Read all about it…

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Following my recent story comp win, David Rollason from Pens of Erdington said “shout it from which ever roof tops you would like to” – so I thought, why not?

I wrote a press release for my local newspaper – the first time I’ve ever done such a thing for my own writing – giving the details of the competition, as well as some background info about my writing history.  I wasn’t sure if it would constitute a big enough “story” for the paper (as I said in my covering email it was hardly the Booker Prize), but in this life if you don’t blow your own trumpet once in a while, no-one else is going to blow it for you.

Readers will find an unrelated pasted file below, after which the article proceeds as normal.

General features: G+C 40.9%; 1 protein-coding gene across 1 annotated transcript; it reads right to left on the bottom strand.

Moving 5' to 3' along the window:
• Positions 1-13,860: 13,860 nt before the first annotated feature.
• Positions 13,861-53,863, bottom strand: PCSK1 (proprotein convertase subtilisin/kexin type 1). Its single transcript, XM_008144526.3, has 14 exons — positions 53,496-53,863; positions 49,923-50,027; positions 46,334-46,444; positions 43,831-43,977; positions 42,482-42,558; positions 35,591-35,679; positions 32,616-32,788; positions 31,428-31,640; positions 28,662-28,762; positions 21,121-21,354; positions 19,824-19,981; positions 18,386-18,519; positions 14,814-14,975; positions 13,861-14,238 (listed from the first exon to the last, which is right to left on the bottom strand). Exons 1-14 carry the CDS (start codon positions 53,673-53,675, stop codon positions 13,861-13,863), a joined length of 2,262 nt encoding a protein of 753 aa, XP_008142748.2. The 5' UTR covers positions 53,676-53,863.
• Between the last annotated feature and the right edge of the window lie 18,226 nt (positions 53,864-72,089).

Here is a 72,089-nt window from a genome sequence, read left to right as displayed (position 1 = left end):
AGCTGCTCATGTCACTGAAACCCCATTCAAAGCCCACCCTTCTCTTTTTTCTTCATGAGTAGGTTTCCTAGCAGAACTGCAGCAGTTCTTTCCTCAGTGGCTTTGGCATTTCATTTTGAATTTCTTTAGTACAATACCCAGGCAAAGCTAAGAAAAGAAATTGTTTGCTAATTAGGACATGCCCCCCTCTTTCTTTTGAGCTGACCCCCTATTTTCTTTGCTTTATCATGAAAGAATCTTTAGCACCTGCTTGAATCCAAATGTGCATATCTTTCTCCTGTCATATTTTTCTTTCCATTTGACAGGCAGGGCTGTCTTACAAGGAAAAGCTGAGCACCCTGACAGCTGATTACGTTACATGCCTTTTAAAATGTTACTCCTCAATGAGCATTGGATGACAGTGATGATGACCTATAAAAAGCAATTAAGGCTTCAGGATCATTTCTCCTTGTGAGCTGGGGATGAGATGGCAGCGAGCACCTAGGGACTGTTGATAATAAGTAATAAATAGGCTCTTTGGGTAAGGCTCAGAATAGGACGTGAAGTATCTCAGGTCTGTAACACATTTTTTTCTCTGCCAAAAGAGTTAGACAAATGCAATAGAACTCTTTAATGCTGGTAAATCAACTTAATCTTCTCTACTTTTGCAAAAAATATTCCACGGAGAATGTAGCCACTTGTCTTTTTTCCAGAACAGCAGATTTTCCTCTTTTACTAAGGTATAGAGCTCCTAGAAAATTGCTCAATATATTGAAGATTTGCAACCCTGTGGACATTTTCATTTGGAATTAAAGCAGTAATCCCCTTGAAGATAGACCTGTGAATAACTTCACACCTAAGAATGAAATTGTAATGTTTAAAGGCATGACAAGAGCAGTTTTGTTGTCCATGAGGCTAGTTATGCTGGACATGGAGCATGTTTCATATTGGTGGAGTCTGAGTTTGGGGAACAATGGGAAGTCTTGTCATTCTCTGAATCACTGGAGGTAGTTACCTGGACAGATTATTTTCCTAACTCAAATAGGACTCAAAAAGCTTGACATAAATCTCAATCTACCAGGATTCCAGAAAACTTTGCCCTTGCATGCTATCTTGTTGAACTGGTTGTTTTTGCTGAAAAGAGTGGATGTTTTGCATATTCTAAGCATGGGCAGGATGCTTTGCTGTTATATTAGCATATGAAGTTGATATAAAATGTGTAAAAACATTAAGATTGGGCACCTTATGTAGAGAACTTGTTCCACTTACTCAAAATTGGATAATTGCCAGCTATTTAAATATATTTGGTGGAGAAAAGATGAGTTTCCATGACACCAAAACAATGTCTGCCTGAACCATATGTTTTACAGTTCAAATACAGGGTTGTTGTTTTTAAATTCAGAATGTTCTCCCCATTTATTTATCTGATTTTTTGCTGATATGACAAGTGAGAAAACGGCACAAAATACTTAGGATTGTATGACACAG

The editor asked for some more details and, lo and behold, far exceeding the small paragraph I might have expected, the paper has published a full article, along with a photo.

Newpaper Article

So it definitely paid off to send the press release. It might be a first step on the publicity ladder, but as they say, “a journey  of a thousand miles begins with a single step”.

For some tips on writing a press release, there are some good tips here.

Shropshire Writing Groups

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I’ve been asked about writers groups in Shropshire (see my past blog on the benefits of local groups: https://jennyroman.wordpress.com/2013/03/27/writers-groups/), so here’s a quick plug for each of the groups of which I’m a member: